Ultimate frisbee

If you don't already know, "Ultimate" is short for "Ultimate Frisbee," a sport similar to football... but played with a disc (you shouldn't call it a frisbee), has a lot more running, and far fewer concussions. I discovered ultimate frisbee as a freshman in college, and it soon became a big part of my life.


When it comes to disc, I play a lot. Chances are good that anyone who has played ultimate at least semi-seriously publicly in the capital district has played with me. Here are a few of the groups that I frequent:

I also go to plenty of tournaments, and am a long-time member of USA Ultimate.

Captain & coach

Combining two loves: ultimate and teaching. I've been a registered USAU coach and I teach at the beginner/youth/junior level- the basics of the game, how to have fun, the spirit of the game, basic plays and strategy. What I've seen from other captains/coaches, is that they take the game too seriously and players lose interest. While it's important to play hard and give 100%, the all-or-nothing attitude should be reserved for the super-competitive levels of ultimate. To me, ultimate is having fun, and that's how I teach it. A good coach should be able to demonstrate a lot of patience as someone learns, and be able to clearly explain to a player what they can do to improve. And if a player improves and wants to join a serious club or pro team, I can give them guidance there as well. I'm particularly proud of my 2012 captain review (typos and all), where the league secretly polled the players about their captains as part of the end-of-season review, and I ended up with the new “best captain of the league” superlative.


In case you couldn't tell by all the videos in the sidebar, I shoot a lot of ultimate frisbee video. Going all the way back to the embarrassing first day of SCUFF pick-up 2009 to tons of more current videos on my own site, on YouTube, and Vimeo.

Tournament director

I have been called “the most organized guy in ultimate.” I guess it's true on some level, seeing how most tournaments and teams are run. I just like it when things run properly. I tend to approach things with a computer-programmer mindset, preparing for all scenarios and making sure all involved are well-informed ahead of time.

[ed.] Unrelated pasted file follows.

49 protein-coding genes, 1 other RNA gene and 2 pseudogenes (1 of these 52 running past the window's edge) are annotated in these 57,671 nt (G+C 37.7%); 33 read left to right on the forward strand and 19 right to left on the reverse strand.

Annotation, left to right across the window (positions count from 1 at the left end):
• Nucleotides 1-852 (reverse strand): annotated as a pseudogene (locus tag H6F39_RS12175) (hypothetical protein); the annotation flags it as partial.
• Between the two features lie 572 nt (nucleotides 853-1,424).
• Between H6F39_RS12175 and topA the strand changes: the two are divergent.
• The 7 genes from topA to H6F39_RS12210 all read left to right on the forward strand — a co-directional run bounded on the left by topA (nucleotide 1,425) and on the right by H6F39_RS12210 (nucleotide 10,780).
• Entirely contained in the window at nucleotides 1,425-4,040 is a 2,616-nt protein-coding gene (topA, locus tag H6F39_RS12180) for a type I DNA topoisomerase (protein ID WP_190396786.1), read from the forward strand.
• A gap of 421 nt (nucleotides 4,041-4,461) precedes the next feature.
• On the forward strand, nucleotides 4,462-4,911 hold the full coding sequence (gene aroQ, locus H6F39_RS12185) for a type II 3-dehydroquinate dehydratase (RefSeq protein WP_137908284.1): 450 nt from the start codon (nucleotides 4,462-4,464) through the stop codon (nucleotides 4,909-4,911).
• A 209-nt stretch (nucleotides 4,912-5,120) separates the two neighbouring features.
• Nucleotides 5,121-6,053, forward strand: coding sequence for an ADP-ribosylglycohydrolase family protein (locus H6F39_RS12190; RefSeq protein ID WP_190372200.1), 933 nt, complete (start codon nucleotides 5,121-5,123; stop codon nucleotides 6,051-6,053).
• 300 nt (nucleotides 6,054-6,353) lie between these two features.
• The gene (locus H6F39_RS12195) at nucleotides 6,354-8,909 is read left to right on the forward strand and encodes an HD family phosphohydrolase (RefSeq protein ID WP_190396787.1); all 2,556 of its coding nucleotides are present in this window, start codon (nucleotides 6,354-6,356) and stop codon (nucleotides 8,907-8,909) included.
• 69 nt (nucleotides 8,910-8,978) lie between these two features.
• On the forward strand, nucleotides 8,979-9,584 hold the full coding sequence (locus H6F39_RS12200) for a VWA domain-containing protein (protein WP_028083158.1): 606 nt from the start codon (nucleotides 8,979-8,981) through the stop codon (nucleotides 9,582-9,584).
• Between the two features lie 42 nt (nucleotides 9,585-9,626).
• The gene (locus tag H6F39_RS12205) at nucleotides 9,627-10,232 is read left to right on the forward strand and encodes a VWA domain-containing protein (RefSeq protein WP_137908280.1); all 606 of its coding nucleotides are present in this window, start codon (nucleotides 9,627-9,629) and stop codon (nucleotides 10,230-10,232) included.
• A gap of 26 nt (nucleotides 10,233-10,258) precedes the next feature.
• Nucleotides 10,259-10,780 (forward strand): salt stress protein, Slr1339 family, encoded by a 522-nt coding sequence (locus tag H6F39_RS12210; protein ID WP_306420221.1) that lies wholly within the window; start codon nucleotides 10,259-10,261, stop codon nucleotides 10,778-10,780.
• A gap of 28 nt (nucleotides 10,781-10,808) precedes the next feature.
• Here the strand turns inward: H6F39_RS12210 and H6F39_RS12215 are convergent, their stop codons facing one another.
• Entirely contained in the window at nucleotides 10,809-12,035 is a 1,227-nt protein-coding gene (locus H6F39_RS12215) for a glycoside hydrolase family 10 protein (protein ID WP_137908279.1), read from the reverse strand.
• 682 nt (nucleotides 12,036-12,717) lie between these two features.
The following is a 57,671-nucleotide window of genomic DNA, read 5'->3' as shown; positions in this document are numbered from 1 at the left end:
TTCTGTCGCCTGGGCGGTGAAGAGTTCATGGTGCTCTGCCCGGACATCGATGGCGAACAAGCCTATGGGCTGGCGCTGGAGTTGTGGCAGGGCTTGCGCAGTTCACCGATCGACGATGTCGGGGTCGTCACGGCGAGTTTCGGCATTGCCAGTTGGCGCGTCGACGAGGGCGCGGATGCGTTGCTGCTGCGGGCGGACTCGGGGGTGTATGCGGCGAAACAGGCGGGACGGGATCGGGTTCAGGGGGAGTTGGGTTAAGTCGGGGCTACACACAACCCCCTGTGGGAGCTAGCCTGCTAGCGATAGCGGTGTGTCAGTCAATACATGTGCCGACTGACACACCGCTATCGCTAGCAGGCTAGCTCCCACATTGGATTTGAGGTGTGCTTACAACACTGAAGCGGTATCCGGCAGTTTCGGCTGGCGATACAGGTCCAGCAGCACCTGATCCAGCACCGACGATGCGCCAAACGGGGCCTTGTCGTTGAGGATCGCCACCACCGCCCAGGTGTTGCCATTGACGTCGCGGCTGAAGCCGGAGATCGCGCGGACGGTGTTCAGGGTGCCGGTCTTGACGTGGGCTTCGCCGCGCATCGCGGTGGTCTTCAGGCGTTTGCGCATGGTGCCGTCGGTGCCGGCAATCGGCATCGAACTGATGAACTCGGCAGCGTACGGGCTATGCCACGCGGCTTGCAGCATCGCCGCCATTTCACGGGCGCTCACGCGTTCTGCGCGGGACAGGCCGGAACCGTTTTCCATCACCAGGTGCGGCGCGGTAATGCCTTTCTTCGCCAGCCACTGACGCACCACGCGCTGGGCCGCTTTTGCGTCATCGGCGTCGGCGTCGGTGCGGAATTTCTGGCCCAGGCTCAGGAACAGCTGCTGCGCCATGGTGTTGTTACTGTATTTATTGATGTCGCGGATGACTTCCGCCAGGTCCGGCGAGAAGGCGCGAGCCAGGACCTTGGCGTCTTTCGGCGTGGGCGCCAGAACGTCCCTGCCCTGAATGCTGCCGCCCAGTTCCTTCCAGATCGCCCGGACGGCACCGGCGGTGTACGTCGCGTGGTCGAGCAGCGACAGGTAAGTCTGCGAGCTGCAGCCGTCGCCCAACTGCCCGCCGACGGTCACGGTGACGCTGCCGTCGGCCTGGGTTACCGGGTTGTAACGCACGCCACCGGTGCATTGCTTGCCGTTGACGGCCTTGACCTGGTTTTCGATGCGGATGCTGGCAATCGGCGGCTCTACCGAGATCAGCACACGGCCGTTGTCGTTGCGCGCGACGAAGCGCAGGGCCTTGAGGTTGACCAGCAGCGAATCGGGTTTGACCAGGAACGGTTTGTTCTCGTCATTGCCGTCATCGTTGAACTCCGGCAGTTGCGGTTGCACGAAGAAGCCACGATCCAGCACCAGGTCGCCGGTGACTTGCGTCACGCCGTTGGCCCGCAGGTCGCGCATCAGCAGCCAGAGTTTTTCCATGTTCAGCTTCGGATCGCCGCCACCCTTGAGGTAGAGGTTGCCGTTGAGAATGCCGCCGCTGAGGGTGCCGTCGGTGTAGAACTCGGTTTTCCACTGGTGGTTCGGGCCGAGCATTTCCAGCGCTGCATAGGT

Years ago, when I started playing with a lot of the local ultimate pick-up groups, I was surprised that so few knew that the others existed. And even though they all loved playing, no one wanted to go play with people they didn't know. So I decided to organize a tournament for the local groups to play each other and called it the "Capital District North Pick-up Mini-Tourney." It was a social event to get local players to meet each other, while still playing with those they know. It was a huge success and it's now an annual event that draws up to 100 players every year. And not only that, once people met other local players, they started attending each other's games, bettering overall attendance, giving players more chances to play, and improving the general local ultimate frisbee community. The only downside it is no longer obvious who plays for which pick-up group at the tournament (the players/groups have to decide for themselves). Watch the video of the 2012 tournament.

In the winter of 2013, I was the tournament director for the New York State division of the Indoor Ultimate Championships, and then again asked in winter of 2015 to be the TD, this time as a hat tournament in the men's division.

App creator

There are more ultimate-related apps bouncing around in my head than I have time to create. But two that have at least some version online are:

  • The Ultimate Hat - for tournament directors looking to make the most even teams possible given user's self-rankings and other factors.
  • Mohucks - for captains trying to put together a one-off team to play a tournament.